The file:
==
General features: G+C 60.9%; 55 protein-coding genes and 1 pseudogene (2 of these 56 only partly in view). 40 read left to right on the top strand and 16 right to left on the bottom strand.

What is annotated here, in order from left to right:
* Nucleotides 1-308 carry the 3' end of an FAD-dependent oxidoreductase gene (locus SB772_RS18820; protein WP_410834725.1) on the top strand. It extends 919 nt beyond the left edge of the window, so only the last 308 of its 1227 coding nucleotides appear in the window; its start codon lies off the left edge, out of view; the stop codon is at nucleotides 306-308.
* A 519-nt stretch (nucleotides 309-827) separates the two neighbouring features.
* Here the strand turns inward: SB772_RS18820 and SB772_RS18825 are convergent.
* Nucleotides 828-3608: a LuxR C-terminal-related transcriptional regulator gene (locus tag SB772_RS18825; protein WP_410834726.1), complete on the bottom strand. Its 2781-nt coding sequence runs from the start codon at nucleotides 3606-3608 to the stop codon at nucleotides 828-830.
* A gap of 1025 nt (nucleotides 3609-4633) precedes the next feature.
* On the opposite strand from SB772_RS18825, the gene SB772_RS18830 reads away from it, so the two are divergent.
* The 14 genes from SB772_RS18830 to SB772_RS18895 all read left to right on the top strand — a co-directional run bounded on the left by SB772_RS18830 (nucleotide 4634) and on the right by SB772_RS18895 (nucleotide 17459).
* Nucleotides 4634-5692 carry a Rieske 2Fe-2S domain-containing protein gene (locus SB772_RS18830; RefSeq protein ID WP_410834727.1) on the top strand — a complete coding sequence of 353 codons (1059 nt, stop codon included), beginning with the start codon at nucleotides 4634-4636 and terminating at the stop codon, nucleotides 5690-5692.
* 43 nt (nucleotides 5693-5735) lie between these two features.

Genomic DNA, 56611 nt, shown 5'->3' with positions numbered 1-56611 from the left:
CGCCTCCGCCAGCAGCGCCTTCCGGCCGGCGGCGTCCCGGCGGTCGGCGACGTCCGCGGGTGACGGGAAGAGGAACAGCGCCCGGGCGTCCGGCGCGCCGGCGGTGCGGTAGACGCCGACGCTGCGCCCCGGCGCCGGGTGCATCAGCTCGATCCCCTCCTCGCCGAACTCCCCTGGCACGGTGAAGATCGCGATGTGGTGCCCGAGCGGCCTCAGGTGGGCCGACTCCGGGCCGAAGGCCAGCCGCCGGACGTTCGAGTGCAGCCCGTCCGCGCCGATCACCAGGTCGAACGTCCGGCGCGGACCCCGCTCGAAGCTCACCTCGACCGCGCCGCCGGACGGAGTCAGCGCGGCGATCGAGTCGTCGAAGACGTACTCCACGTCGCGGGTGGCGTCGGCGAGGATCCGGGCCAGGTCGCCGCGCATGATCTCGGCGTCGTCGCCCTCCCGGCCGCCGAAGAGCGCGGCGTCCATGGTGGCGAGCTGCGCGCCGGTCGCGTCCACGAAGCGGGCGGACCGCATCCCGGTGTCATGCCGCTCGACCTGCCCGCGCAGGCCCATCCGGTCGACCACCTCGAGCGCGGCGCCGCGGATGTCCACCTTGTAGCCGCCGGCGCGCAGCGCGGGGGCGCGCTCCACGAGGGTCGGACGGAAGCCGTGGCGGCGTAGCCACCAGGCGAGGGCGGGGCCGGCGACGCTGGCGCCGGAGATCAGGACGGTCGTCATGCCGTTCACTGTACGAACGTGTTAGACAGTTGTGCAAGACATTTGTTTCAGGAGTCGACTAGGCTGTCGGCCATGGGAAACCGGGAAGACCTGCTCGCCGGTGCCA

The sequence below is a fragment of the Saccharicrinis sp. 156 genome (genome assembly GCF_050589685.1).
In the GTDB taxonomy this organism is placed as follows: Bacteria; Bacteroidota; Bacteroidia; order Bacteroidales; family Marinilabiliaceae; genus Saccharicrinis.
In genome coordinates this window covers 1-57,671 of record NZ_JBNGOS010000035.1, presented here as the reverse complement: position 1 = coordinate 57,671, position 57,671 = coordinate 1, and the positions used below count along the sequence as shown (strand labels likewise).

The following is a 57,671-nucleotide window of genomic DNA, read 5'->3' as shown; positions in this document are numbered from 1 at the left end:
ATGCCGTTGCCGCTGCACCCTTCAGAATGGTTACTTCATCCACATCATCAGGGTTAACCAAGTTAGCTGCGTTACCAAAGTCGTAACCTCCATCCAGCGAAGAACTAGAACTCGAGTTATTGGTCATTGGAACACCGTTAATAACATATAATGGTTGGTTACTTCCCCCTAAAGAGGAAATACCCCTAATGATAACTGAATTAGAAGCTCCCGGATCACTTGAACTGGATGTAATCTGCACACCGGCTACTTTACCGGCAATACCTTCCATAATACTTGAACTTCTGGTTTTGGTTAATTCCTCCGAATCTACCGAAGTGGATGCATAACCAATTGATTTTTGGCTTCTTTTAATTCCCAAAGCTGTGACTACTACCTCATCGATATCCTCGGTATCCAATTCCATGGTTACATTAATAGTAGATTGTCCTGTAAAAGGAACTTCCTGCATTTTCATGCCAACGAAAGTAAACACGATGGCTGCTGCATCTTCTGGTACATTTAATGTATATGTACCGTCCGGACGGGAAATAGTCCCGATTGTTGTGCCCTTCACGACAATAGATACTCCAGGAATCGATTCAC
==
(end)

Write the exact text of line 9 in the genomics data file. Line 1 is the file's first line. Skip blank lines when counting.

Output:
* The 14 genes from SB772_RS18830 to SB772_RS18895 all read left to right on the top strand — a co-directional run bounded on the left by SB772_RS18830 (nucleotide 4634) and on the right by SB772_RS18895 (nucleotide 17459).